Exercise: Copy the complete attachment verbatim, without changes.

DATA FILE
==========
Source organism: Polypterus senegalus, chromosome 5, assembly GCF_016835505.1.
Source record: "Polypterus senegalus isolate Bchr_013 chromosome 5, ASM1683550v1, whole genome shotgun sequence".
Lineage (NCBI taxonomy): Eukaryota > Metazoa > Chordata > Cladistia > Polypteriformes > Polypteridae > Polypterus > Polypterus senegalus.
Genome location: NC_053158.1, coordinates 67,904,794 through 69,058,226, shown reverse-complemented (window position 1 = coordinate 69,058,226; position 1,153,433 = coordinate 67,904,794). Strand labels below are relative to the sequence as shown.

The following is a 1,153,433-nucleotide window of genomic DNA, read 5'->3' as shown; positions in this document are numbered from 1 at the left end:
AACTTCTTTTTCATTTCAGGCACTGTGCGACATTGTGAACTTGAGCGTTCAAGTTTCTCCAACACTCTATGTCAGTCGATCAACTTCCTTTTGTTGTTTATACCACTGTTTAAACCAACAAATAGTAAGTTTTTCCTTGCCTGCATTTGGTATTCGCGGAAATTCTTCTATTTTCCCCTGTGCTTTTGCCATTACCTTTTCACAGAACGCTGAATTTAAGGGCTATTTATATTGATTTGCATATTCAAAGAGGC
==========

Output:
Source organism: Polypterus senegalus, chromosome 5, assembly GCF_016835505.1.
Source record: "Polypterus senegalus isolate Bchr_013 chromosome 5, ASM1683550v1, whole genome shotgun sequence".
Lineage (NCBI taxonomy): Eukaryota > Metazoa > Chordata > Cladistia > Polypteriformes > Polypteridae > Polypterus > Polypterus senegalus.
Genome location: NC_053158.1, coordinates 67,904,794 through 69,058,226, shown reverse-complemented (window position 1 = coordinate 69,058,226; position 1,153,433 = coordinate 67,904,794). Strand labels below are relative to the sequence as shown.

The following is a 1,153,433-nucleotide window of genomic DNA, read 5'->3' as shown; positions in this document are numbered from 1 at the left end:
AACTTCTTTTTCATTTCAGGCACTGTGCGACATTGTGAACTTGAGCGTTCAAGTTTCTCCAACACTCTATGTCAGTCGATCAACTTCCTTTTGTTGTTTATACCACTGTTTAAACCAACAAATAGTAAGTTTTTCCTTGCCTGCATTTGGTATTCGCGGAAATTCTTCTATTTTCCCCTGTGCTTTTGCCATTACCTTTTCACAGAACGCTGAATTTAAGGGCTATTTATATTGATTTGCATATTCAAAGAGGC